A Small Fish's Woes Threaten Eco-System
When fisheries managers meet this Tuesday through Thursday at the Hyatt Regency Hotel on Goat Island, in Newport, there's going to be a lot riding on a very small fish. If the New England Fishery Management Council fails to follow the recommendations of its scientific committee when setting the catch limit for Atlantic herring, the impacts on many marine species other than herring could be profound.
The council's scientific advisers recently identified a disturbing trend in the assessment of herring: Underestimating the amount of fish removed each year while overestimating the amount that remains.
To reduce the danger that too many fish continue to be taken, which could further deplete herring stocks at the expense of the larger ecosystem, scientists advise the council to lower the catch limit for the next three years by about 40 percent.
Herring are the keystone species of the North Atlantic food web, migrating along much of the Eastern Seaboard. They are pursued by fish we enjoy eating, such as cod, haddock, tuna and striped bass, as well as by wildlife we love to observe, such as dolphins, seals and seabirds. Whale-watching boats, sea-kayak outfitters, commercial and recreational fishermen — all are affected when local areas become depleted of herring, because many of the species important to them suffer as well.
This is not the first time that herring have been in trouble. Industrial-scale fishing by foreign trawlers in the 1970s caused herring stocks to collapse, contributing to a cascade of other collapsing fish stocks, including the iconic Atlantic cod. Herring eventually recovered when foreign fleets were restricted, until a new U.S. fleet of industrial trawlers took their place over the last decade.
These vessels are the largest and most technically advanced in the region, employing the most potentially destructive fishing gear: 2.5-inch mesh nets as big as a football field and six stories high. They can wipe out entire schools of herring in one tow, along with an undetermined amount of other fish and marine mammals caught and killed in the nets, only to be discarded as “bycatch.” The fishing power of these industrial ships isn't needed in New England, which boasts a traditional fleet that has fished for herring and groundfish, such as cod and haddock, with less destructive gear for over 400 years.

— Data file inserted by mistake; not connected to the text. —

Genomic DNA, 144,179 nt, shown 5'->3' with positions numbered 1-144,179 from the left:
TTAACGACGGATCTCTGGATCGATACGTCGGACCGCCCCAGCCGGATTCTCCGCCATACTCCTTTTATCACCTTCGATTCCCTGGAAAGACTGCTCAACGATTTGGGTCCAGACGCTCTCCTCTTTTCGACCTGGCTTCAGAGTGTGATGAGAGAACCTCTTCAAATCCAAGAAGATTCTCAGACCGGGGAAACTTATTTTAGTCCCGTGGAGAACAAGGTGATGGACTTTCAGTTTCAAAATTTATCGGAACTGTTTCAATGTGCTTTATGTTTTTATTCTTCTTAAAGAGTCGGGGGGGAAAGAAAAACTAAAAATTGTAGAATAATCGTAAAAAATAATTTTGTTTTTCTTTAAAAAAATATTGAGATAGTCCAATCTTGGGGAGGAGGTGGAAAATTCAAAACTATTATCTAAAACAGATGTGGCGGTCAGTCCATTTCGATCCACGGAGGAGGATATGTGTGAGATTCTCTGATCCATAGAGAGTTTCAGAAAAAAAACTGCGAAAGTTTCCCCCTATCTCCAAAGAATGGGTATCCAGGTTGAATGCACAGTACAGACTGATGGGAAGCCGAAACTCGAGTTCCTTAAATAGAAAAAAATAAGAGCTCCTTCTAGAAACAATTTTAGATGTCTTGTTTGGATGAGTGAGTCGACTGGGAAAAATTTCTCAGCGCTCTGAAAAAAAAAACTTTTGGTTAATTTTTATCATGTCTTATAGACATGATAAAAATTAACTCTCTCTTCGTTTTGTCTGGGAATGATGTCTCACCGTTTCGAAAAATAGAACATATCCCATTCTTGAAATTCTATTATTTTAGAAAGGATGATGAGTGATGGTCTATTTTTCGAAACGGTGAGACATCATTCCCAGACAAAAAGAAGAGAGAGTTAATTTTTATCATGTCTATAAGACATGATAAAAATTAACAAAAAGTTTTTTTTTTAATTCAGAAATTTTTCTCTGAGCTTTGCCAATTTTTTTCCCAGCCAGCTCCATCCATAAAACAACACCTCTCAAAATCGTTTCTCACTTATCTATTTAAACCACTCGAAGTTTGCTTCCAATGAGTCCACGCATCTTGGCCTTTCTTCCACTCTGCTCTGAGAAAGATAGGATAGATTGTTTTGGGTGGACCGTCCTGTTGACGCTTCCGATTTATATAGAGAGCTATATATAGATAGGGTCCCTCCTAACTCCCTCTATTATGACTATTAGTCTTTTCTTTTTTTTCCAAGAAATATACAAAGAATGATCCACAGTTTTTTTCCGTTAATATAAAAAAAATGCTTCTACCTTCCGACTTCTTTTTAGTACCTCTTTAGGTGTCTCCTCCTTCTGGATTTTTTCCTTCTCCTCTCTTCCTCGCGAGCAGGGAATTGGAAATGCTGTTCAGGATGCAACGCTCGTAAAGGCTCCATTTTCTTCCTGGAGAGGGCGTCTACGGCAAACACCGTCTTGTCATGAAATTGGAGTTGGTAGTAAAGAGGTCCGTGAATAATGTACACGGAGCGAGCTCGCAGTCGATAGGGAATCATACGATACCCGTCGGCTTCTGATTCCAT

An inadequate catch-monitoring program for these industrial trawlers has made it difficult to accurately predict population sizes and the rates at which herring are being fished. To alleviate the scientific uncertainty causing the decrease in catch limits, we need to quickly put in place a comprehensive monitoring program that will tell us what is caught and what is thrown back overboard dead or dying.
Then, instead of basing catch levels on what we don't know, we could set limits based on what we do know. All it will take is common sense: Increase the number of observers on herring vessels at sea, let the observers sample all the fish caught, and weigh and certify the catch on land.
Besides establishing catch levels, the council will also set its work priorities for 2010 at its upcoming meeting. It must make monitoring of the industrial herring fleet a priority. For without a robust monitoring program, the fishery cannot be managed.
The herring off our shores provide a vital food source for other fish and also for the birds and marine mammals that indicate a healthy ocean. All of us, from fishermen to consumers to recreational participants, want to ensure the long-term health of herring populations. The careful application of sound science and a better monitoring program will reduce the uncertainty in this fishery, and keep us from taking gambles when so much is at stake.
Peter Baker directs the Pew Environment Group's Atlantic herring campaign in New England and is the director of Herring Alliance.